Verse > Anthologies > Arthur Quiller-Couch, ed. > The Oxford Book of English Verse
Arthur Quiller-Couch, ed. 1919. The Oxford Book of English Verse: 1250–1900.
Coventry Patmore. 1823–1896
760. The Married Lover
WHY, having won her, do I woo? 
  Because her spirit's vestal grace 
Provokes me always to pursue, 
  But, spirit-like, eludes embrace; 
Because her womanhood is such         5
  That, as on court-days subjects kiss 
The Queen's hand, yet so near a touch 
  Affirms no mean familiarness; 
Nay, rather marks more fair the height 
  Which can with safety so neglect  10
To dread, as lower ladies might, 
  That grace could meet with disrespect; 
Thus she with happy favour feeds 
  Allegiance from a love so high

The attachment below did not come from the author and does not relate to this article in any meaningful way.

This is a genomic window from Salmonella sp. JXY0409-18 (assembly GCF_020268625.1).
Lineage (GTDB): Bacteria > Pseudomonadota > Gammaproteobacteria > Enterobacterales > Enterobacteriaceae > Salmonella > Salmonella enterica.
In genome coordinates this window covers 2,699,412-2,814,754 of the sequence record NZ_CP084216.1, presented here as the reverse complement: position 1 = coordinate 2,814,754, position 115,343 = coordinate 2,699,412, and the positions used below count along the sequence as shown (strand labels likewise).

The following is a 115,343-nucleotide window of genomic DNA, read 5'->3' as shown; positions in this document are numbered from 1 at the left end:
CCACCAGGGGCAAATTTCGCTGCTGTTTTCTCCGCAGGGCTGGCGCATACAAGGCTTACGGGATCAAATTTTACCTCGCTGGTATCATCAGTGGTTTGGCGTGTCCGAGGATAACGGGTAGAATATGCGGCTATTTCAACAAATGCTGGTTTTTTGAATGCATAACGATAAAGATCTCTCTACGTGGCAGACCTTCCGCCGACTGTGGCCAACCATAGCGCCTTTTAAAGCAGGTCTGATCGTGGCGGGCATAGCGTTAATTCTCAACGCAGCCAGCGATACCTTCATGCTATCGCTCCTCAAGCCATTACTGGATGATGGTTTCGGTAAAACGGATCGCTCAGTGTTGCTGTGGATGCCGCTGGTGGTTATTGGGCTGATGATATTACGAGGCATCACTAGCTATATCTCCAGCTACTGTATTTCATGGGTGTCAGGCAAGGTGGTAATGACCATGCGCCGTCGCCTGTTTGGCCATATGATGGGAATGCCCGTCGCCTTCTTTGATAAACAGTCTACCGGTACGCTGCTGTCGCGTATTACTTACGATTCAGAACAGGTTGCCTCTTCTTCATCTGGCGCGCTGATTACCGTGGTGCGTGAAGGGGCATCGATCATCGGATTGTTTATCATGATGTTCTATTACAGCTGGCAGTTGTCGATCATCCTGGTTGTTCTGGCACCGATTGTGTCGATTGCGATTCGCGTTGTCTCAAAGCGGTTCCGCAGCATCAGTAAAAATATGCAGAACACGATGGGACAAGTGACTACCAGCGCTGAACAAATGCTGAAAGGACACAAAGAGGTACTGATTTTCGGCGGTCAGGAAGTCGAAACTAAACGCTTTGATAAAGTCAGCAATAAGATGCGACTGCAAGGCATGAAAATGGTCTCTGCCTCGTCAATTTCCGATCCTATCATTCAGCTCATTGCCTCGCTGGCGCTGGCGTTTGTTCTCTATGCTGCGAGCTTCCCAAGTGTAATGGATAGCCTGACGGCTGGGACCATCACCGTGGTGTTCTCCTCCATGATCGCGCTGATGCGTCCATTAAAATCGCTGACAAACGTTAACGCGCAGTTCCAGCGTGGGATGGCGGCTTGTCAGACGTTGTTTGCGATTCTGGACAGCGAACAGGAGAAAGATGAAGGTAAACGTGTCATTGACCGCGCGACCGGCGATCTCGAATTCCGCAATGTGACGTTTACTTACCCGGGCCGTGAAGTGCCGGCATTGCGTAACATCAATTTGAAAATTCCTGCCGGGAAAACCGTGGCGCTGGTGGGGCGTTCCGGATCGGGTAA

That thence no false conceit proceeds  15
  Of difference bridged, or state put by; 
Because although in act and word 
  As lowly as a wife can be, 
Her manners, when they call me lord, 
  Remind me 'tis by courtesy;  20
Not with her least consent of will, 
  Which would my proud affection hurt, 
But by the noble style that still 
  Imputes an unattain'd desert; 
Because her gay and lofty brows,  25
  When all is won which hope can ask, 
Reflect a light of hopeless snows 
  That bright in virgin ether bask; 
Because, though free of the outer court 
  I am, this Temple keeps its shrine  30
Sacred to Heaven; because, in short, 
  She 's not and never can be mine. 
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